C++ Primer - the ninth chapter study notes

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1. Two constraints that element types must meet:

    - The element type must support assignment.

    - We must be able to copy objects of the element type.

    So references, IO library types, auto_ptr type are not permitted.

2. Only vector and deque support iterator arithmetic and the use of relational operators (in addition to == and !=). So list only has it++, but does not have (it + n).

3. When we add an element to a container, we do so by copying the element value into the container.

4. Operations to access elements in a sequential container.

c.back()    returns a reference to the last element c
c.front()   returns a reference to the first element c
c[n]        returns a reference to the element in c
              valid only for vector and deque
c.at(n)     returns a reference to the element index by n
              valid only for vector and deque

5. swap does not invalidate iterators. After swap, iterators continue to refer to the same elements, although those elements are now in a different container.

6. Inserting elements at the front or back of a deque does not invalidate any iterators. Inserting or erasing anywhere else in the deque invalidates all iterators referring to elements of the deque.

7. For the string search operations. If there is no match, string::npos is returned.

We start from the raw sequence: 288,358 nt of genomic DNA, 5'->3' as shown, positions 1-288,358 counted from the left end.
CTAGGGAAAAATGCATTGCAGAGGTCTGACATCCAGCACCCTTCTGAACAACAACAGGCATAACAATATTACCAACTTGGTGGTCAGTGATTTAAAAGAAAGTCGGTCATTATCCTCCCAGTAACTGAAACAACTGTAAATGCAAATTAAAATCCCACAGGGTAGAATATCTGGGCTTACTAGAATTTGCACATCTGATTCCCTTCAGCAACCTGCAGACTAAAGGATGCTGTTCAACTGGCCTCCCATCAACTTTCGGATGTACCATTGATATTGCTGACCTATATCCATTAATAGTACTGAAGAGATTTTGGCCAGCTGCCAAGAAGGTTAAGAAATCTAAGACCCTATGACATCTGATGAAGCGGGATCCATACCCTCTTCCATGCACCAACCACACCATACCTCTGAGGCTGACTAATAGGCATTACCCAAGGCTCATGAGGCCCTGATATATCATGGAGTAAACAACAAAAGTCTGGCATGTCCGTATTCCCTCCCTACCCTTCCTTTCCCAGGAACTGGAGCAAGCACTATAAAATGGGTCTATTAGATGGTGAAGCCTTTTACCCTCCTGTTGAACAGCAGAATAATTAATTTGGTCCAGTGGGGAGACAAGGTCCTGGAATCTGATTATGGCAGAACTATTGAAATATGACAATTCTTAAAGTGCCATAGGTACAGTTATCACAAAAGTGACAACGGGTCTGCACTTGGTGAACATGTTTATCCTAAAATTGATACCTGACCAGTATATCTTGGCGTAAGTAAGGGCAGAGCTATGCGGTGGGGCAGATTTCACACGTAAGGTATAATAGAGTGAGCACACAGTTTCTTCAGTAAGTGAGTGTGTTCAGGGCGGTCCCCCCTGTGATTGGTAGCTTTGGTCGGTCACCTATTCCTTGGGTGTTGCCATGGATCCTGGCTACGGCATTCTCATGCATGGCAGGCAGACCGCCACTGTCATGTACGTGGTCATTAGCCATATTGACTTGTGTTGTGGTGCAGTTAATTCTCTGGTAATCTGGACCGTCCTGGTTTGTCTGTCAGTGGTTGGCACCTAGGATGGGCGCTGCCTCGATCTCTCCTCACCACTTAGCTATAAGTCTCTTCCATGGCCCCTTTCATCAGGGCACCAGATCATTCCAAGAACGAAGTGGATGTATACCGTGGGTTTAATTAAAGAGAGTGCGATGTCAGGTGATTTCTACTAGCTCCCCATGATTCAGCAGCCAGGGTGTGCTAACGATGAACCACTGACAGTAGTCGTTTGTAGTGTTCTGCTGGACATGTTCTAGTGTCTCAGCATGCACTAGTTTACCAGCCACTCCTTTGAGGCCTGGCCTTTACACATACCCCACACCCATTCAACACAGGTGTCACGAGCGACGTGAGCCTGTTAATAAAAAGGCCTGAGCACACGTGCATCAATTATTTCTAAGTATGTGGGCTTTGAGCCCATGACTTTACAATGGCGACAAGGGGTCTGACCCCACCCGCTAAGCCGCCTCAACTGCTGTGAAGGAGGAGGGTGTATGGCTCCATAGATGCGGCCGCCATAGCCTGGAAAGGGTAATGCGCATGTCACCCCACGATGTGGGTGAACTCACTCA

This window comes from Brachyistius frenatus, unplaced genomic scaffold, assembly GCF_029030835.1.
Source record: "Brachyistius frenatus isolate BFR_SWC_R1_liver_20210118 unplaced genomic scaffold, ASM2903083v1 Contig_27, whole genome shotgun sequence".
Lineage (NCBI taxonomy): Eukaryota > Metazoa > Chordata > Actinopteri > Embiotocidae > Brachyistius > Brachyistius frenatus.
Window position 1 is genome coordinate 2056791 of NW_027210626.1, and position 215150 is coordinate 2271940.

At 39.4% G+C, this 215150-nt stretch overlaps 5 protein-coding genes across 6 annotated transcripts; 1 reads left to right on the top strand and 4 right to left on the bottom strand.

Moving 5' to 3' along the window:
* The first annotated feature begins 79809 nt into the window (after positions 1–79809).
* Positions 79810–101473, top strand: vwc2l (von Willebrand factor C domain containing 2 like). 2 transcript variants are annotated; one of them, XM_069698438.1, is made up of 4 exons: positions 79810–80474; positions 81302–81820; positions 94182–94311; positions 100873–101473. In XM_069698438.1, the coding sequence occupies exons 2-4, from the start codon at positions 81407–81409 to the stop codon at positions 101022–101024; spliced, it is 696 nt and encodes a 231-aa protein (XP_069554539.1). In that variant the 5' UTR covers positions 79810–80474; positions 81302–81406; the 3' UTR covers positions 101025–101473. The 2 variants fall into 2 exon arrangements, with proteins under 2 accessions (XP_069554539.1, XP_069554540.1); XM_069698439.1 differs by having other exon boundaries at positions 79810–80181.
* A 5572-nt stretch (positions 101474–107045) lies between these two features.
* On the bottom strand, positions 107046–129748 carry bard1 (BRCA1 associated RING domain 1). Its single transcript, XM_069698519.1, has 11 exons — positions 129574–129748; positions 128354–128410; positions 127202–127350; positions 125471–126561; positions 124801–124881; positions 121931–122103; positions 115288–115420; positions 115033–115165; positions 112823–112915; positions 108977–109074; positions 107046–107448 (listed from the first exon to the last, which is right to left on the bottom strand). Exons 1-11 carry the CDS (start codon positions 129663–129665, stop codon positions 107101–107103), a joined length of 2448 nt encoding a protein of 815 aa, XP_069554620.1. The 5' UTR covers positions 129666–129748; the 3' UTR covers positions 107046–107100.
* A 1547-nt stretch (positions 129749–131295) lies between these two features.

8. By default both stack and queue are implemented in terms of deque, and a priority_queue is implemented on a vector.

    A stack can be built on a vector, list, or deque. The queue adapator requires push_front in tis underlying container, and so could be built on a list but not on a vector. A priority_queue requires random access and so can be built on a vector or a deque but not on a list.

#include <vector>
#include <iostream>
using namespace std;

void swap(int &x, int &y)
{
    int tmp = x;
    x = y;
    y = tmp; 
}

int main()
{
    vector<string> vec;
    vec.push_back("Hello");
    vec.push_back("World");
    vec.push_back("ABC");
    vec.push_back("EDF");
    vector<string>::iterator it = vec.begin() + vec.size()/2;
    cout << *it++ << endl;
    cout << *it << endl;
    int x = 2;
    int y = 3;
    swap(x, y);
    cout << "x = " << x << "\ty = " << y << endl;
    string s1 = "hiyaabcdefghi";
    string s2(s1, 2);
    cout << s2 << endl;
    return 0;
}

 

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Posted by Albert at November 12, 2013 - 3:20 PM